Two wrongs better than a right?
Harsha's new article, besides coming hard on the much maligned BCCI gag rule, takes a look at the ICC law for appealing against umpires.
And I hope you felt as pained as I did at the recent ICC decision to land another punch on the already flattened noses of international umpires. Umpires make mistakes like all of us do in our profession and the game must try its best to reduce the number of those mistakes. But the game focuses on the umpires far too much and on the players far too little. I think the greatest stress on an umpire is the number of appeals that are made and the body language that accompanies them. If the players were a lot more honest with their appeals, the umpires would get more decisions correct.It doesn't happen too often, but I find myself disagreeing with Harsha. Or maybe not? Well, he's right that the ICC needs to act on the nuisance of over-appealing and theatrics by bowlers, fielders (remember how it was the hot topic when Aussies were doing their war dance during the last season down under). But that does not mean the new rule to check the umpire's mistakes is wrong, does it? Yes, they are *sometimes* pressurized by those over-zealous appeals, but we have enough evidences of them getting it wrong in less challenging circumstances as well.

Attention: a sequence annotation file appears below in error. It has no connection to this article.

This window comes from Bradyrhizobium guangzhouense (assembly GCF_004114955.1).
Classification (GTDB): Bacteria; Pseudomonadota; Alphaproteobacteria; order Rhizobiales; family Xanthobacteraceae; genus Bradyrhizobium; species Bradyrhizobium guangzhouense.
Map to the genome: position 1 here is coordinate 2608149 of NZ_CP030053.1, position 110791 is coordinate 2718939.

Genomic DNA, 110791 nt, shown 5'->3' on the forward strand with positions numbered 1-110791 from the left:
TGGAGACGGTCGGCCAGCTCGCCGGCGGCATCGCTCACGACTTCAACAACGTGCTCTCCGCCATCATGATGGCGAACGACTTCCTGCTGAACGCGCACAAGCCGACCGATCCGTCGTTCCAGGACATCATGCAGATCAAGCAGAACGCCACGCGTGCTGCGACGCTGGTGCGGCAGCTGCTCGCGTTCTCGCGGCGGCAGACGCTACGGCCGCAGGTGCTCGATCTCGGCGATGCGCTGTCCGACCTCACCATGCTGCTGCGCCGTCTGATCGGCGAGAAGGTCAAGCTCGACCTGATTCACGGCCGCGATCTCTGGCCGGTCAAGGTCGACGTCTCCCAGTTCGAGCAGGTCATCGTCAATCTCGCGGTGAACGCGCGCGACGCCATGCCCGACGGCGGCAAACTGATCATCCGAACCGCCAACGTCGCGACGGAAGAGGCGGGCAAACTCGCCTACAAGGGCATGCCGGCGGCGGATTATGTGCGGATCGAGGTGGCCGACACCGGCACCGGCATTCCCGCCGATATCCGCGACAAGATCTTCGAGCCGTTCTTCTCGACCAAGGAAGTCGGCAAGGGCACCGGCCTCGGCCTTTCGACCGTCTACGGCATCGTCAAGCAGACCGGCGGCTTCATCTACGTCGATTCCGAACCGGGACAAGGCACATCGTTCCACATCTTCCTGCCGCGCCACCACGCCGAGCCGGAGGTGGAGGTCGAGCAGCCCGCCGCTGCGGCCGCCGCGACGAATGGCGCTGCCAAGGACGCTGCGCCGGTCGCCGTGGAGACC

The ICC has, to a limited extent, tried to reign in the 'cheating' part of false appealing, as Harsha implies here..
So if a player is allowed to appeal against an umpire's verdict using technology I would like the same technology to be used to expose cricketers who make ridiculous appeals when they know a player is not out. Football now penalizes a player who tries to induce a mistake from the referee and I think the time has come to use that in cricket as well.I remember atleast some players being penalized for claiming a false catch (umm...was it the WI keeper Jacobs??)...but anyway those rules need to be revised and re-inforced more definitively. One way out, as Harsha suggests here, is to link it to this "right to appeal against umpire" law i.e. bowler makes a ridiculous appeal, he loses his right to refer the umpire's decision for that innings.